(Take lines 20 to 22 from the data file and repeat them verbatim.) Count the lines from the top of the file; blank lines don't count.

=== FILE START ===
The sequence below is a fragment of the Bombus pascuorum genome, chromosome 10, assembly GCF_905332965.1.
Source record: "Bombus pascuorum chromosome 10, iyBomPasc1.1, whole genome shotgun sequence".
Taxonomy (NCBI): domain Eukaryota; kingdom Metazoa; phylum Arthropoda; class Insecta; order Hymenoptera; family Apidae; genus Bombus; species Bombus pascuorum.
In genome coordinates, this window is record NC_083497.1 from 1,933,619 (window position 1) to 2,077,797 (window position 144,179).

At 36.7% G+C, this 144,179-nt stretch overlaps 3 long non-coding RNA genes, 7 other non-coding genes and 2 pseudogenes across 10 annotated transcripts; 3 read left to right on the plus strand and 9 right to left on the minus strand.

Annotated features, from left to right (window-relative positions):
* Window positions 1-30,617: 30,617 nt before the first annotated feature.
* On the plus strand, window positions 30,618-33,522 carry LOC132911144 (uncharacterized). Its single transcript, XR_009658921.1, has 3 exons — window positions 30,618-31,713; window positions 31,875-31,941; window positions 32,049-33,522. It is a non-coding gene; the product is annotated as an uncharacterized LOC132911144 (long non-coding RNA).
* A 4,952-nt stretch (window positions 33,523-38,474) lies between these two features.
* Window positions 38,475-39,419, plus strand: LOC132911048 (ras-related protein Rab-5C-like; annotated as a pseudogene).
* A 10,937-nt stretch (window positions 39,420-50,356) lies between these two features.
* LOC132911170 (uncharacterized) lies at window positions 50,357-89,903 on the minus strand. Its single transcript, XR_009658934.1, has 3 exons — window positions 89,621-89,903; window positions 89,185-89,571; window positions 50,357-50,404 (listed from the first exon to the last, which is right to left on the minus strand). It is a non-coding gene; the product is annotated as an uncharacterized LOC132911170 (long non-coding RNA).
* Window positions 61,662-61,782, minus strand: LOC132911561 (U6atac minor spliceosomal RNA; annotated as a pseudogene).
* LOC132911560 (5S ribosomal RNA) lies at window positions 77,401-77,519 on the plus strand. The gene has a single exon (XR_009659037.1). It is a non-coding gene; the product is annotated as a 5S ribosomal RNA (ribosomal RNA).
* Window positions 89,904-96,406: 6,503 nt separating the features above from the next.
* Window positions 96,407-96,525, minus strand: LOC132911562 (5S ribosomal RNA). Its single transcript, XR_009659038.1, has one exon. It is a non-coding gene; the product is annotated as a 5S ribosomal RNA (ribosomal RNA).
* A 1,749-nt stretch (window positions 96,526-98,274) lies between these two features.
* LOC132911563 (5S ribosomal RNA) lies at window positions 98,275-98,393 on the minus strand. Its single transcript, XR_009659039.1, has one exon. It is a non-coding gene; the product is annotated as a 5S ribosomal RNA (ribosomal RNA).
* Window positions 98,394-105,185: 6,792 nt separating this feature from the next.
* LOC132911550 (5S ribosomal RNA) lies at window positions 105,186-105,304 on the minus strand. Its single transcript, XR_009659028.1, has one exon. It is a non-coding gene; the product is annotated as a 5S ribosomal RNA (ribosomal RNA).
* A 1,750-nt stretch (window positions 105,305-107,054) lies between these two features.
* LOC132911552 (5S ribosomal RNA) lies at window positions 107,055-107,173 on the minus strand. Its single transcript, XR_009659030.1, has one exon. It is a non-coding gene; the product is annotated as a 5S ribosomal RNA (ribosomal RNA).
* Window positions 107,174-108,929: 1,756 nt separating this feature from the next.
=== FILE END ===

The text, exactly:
* LOC132911550 (5S ribosomal RNA) lies at window positions 105,186-105,304 on the minus strand. Its single transcript, XR_009659028.1, has one exon. It is a non-coding gene; the product is annotated as a 5S ribosomal RNA (ribosomal RNA).
* A 1,750-nt stretch (window positions 105,305-107,054) lies between these two features.
* LOC132911552 (5S ribosomal RNA) lies at window positions 107,055-107,173 on the minus strand. Its single transcript, XR_009659030.1, has one exon. It is a non-coding gene; the product is annotated as a 5S ribosomal RNA (ribosomal RNA).